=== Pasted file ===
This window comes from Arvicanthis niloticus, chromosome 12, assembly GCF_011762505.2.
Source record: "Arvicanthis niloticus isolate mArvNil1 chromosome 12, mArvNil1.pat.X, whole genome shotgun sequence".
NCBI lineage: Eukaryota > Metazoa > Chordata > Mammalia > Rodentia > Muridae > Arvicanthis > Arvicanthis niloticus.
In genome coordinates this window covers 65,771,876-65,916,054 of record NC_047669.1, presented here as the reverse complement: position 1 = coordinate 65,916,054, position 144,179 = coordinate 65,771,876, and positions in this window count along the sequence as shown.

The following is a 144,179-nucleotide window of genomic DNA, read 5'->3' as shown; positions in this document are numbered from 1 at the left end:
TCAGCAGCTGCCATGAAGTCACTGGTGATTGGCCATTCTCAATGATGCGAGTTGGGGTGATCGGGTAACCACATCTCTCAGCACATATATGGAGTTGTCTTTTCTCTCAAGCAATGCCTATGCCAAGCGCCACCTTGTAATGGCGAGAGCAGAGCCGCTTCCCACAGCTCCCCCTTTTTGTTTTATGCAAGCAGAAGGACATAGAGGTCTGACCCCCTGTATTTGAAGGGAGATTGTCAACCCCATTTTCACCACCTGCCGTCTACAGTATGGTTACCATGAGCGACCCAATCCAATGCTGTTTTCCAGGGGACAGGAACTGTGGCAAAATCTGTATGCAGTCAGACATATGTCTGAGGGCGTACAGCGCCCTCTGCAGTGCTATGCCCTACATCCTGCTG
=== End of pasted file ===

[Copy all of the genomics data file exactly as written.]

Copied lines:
This window comes from Arvicanthis niloticus, chromosome 12, assembly GCF_011762505.2.
Source record: "Arvicanthis niloticus isolate mArvNil1 chromosome 12, mArvNil1.pat.X, whole genome shotgun sequence".
NCBI lineage: Eukaryota > Metazoa > Chordata > Mammalia > Rodentia > Muridae > Arvicanthis > Arvicanthis niloticus.
In genome coordinates this window covers 65,771,876-65,916,054 of record NC_047669.1, presented here as the reverse complement: position 1 = coordinate 65,916,054, position 144,179 = coordinate 65,771,876, and positions in this window count along the sequence as shown.

The following is a 144,179-nucleotide window of genomic DNA, read 5'->3' as shown; positions in this document are numbered from 1 at the left end:
TCAGCAGCTGCCATGAAGTCACTGGTGATTGGCCATTCTCAATGATGCGAGTTGGGGTGATCGGGTAACCACATCTCTCAGCACATATATGGAGTTGTCTTTTCTCTCAAGCAATGCCTATGCCAAGCGCCACCTTGTAATGGCGAGAGCAGAGCCGCTTCCCACAGCTCCCCCTTTTTGTTTTATGCAAGCAGAAGGACATAGAGGTCTGACCCCCTGTATTTGAAGGGAGATTGTCAACCCCATTTTCACCACCTGCCGTCTACAGTATGGTTACCATGAGCGACCCAATCCAATGCTGTTTTCCAGGGGACAGGAACTGTGGCAAAATCTGTATGCAGTCAGACATATGTCTGAGGGCGTACAGCGCCCTCTGCAGTGCTATGCCCTACATCCTGCTG